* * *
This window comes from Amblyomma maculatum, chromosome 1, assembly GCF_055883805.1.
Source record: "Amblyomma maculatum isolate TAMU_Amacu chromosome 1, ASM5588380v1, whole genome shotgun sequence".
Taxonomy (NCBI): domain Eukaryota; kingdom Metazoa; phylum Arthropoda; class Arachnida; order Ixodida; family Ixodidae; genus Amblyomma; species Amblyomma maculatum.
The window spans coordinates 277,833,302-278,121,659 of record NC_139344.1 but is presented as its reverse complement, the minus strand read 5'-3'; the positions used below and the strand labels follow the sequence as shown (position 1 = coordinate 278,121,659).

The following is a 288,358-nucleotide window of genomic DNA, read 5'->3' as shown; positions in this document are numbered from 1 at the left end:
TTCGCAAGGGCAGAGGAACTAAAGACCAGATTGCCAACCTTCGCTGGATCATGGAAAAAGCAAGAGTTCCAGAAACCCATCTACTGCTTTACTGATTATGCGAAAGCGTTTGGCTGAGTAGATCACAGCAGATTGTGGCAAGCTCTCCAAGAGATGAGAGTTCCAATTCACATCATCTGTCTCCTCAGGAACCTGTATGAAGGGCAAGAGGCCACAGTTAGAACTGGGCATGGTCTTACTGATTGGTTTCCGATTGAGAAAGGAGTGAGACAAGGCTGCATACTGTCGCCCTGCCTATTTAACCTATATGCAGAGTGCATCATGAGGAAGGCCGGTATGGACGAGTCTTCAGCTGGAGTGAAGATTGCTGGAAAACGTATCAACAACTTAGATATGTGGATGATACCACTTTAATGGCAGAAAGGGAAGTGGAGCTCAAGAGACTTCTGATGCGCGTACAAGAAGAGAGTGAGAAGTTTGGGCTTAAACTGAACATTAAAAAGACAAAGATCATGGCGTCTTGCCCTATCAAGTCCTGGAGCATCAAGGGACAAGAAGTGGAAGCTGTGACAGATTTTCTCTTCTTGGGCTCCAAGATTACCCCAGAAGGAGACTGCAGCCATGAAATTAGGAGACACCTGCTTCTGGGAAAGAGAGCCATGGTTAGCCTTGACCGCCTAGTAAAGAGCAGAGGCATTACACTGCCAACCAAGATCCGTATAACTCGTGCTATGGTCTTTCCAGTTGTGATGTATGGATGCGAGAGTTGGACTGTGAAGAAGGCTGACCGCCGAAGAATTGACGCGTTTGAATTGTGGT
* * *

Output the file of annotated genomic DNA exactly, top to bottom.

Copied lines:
This window comes from Amblyomma maculatum, chromosome 1, assembly GCF_055883805.1.
Source record: "Amblyomma maculatum isolate TAMU_Amacu chromosome 1, ASM5588380v1, whole genome shotgun sequence".
Taxonomy (NCBI): domain Eukaryota; kingdom Metazoa; phylum Arthropoda; class Arachnida; order Ixodida; family Ixodidae; genus Amblyomma; species Amblyomma maculatum.
The window spans coordinates 277,833,302-278,121,659 of record NC_139344.1 but is presented as its reverse complement, the minus strand read 5'-3'; the positions used below and the strand labels follow the sequence as shown (position 1 = coordinate 278,121,659).

The following is a 288,358-nucleotide window of genomic DNA, read 5'->3' as shown; positions in this document are numbered from 1 at the left end:
TTCGCAAGGGCAGAGGAACTAAAGACCAGATTGCCAACCTTCGCTGGATCATGGAAAAAGCAAGAGTTCCAGAAACCCATCTACTGCTTTACTGATTATGCGAAAGCGTTTGGCTGAGTAGATCACAGCAGATTGTGGCAAGCTCTCCAAGAGATGAGAGTTCCAATTCACATCATCTGTCTCCTCAGGAACCTGTATGAAGGGCAAGAGGCCACAGTTAGAACTGGGCATGGTCTTACTGATTGGTTTCCGATTGAGAAAGGAGTGAGACAAGGCTGCATACTGTCGCCCTGCCTATTTAACCTATATGCAGAGTGCATCATGAGGAAGGCCGGTATGGACGAGTCTTCAGCTGGAGTGAAGATTGCTGGAAAACGTATCAACAACTTAGATATGTGGATGATACCACTTTAATGGCAGAAAGGGAAGTGGAGCTCAAGAGACTTCTGATGCGCGTACAAGAAGAGAGTGAGAAGTTTGGGCTTAAACTGAACATTAAAAAGACAAAGATCATGGCGTCTTGCCCTATCAAGTCCTGGAGCATCAAGGGACAAGAAGTGGAAGCTGTGACAGATTTTCTCTTCTTGGGCTCCAAGATTACCCCAGAAGGAGACTGCAGCCATGAAATTAGGAGACACCTGCTTCTGGGAAAGAGAGCCATGGTTAGCCTTGACCGCCTAGTAAAGAGCAGAGGCATTACACTGCCAACCAAGATCCGTATAACTCGTGCTATGGTCTTTCCAGTTGTGATGTATGGATGCGAGAGTTGGACTGTGAAGAAGGCTGACCGCCGAAGAATTGACGCGTTTGAATTGTGGT